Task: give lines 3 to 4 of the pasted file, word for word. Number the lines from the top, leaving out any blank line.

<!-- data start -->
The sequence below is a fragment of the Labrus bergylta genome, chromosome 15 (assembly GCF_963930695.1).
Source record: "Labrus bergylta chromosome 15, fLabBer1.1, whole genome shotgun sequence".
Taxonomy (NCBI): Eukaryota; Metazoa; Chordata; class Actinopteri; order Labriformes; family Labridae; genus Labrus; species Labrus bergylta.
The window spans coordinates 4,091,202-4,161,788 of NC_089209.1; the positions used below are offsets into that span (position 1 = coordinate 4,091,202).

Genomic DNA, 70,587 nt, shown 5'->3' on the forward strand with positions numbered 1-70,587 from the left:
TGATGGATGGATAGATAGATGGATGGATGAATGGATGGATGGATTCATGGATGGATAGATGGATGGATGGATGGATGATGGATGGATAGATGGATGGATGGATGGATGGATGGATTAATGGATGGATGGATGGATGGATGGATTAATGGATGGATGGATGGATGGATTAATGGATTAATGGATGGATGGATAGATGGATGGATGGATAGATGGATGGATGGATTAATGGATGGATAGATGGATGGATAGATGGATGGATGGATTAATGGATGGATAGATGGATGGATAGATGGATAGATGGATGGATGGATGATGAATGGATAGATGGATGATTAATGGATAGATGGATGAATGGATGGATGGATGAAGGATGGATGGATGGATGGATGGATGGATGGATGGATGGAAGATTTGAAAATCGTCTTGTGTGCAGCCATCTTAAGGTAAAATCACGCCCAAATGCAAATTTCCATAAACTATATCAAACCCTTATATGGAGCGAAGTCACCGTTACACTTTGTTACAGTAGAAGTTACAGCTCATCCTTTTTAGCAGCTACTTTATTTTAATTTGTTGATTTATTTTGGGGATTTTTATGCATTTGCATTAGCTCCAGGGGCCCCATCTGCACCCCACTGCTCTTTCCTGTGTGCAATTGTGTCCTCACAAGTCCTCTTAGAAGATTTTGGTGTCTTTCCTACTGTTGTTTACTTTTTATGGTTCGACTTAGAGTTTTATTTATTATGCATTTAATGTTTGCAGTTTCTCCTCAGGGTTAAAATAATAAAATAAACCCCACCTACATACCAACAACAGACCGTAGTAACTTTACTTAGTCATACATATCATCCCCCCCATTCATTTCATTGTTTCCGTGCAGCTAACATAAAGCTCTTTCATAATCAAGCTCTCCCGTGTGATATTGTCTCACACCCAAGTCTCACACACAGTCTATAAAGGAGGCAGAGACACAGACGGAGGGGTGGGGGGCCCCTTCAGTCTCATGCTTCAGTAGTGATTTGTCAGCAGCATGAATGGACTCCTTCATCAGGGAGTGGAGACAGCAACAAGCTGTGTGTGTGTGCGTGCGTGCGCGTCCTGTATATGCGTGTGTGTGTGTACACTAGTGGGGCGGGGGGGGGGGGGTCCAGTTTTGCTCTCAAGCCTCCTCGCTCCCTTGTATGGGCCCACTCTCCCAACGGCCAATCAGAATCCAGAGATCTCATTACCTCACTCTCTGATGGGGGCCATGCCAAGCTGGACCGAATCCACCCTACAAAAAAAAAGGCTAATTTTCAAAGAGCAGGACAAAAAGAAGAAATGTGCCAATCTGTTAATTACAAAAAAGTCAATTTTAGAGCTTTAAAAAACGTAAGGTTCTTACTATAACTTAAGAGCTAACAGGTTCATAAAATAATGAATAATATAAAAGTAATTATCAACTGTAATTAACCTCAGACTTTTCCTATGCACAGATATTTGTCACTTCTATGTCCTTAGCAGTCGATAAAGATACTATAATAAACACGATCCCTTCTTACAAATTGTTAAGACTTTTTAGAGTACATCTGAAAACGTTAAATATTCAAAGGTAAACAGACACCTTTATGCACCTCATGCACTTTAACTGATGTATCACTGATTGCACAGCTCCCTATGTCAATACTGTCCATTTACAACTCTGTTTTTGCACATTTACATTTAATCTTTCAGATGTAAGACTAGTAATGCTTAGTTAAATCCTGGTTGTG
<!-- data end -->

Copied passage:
Taxonomy (NCBI): Eukaryota; Metazoa; Chordata; class Actinopteri; order Labriformes; family Labridae; genus Labrus; species Labrus bergylta.
The window spans coordinates 4,091,202-4,161,788 of NC_089209.1; the positions used below are offsets into that span (position 1 = coordinate 4,091,202).